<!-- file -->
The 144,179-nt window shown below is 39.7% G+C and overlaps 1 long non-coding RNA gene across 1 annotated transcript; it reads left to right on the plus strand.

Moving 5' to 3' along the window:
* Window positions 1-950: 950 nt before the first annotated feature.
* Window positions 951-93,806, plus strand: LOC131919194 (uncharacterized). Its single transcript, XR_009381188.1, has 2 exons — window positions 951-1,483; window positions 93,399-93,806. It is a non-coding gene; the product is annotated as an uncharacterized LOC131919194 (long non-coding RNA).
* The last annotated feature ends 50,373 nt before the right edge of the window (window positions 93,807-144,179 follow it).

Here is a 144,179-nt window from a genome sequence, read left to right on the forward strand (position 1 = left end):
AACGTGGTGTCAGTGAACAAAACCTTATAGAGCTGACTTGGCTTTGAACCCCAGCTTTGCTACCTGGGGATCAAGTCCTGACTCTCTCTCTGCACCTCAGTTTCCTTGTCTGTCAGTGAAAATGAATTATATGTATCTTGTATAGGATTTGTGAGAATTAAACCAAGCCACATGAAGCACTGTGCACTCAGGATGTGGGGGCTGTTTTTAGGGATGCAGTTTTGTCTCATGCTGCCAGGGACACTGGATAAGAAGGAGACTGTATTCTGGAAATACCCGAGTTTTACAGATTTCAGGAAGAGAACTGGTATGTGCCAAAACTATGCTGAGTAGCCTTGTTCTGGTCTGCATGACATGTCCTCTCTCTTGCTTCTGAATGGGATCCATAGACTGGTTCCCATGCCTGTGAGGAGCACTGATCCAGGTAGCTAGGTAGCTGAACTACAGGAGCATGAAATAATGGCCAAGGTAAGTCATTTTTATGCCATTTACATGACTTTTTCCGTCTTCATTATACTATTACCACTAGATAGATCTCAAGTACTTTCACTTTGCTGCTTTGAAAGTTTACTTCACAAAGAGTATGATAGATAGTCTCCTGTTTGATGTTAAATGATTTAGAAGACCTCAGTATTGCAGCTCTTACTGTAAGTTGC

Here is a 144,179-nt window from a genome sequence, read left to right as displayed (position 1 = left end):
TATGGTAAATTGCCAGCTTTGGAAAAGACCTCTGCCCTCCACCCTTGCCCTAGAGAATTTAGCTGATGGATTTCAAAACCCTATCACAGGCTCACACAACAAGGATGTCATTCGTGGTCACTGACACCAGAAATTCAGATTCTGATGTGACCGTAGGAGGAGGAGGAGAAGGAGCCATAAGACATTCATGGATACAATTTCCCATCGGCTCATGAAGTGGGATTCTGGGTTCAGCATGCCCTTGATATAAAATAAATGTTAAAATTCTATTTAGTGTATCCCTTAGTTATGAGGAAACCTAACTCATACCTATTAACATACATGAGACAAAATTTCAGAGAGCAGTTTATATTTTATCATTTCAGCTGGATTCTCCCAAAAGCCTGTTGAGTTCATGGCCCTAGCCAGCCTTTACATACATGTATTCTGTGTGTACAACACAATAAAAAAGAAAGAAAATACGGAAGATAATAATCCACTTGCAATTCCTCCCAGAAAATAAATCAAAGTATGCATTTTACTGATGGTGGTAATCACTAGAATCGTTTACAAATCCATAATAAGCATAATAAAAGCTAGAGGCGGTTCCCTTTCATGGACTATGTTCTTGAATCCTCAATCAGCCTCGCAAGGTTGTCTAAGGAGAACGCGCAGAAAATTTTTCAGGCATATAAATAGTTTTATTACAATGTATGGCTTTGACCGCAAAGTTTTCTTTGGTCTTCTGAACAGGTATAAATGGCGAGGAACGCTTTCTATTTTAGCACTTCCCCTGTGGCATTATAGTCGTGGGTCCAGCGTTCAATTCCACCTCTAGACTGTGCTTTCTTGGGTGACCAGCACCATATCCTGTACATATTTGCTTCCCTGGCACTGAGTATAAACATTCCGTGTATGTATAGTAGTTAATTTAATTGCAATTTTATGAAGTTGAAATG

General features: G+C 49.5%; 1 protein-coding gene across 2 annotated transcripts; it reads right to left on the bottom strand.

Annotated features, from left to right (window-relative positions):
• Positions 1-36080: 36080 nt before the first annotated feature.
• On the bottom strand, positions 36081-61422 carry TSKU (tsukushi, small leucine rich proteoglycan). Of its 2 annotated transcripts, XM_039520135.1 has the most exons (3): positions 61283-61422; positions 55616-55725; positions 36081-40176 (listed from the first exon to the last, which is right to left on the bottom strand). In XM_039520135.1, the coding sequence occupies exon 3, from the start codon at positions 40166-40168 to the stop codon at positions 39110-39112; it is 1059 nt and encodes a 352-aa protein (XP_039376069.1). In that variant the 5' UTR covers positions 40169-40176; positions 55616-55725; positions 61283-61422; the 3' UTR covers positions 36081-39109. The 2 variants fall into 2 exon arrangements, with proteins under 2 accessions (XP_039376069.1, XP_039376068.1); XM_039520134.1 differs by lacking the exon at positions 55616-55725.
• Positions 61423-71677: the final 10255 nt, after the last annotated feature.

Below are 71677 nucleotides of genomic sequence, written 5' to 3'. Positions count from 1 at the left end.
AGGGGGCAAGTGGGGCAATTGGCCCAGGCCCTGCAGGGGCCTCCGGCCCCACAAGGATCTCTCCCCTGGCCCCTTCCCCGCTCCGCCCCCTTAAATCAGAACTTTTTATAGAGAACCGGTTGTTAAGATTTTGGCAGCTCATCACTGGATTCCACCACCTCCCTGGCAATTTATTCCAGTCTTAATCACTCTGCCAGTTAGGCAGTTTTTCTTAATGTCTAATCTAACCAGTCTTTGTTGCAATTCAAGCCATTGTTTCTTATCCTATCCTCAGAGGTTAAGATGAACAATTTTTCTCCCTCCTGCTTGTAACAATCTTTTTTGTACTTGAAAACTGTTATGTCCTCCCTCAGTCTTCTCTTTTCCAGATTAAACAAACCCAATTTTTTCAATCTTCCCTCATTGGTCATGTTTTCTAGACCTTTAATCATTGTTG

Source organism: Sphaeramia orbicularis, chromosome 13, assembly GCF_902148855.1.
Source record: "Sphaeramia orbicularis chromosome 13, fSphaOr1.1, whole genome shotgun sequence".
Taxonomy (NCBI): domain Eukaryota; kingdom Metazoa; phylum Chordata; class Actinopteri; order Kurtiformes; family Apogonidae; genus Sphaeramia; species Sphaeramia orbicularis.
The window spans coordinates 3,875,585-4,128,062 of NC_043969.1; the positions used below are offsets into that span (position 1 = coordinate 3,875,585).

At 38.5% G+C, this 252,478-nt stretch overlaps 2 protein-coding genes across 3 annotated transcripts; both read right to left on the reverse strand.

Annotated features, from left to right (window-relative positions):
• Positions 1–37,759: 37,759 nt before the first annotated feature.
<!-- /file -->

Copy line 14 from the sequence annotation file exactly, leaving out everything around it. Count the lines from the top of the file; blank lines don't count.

• Positions 61423-71677: the final 10255 nt, after the last annotated feature.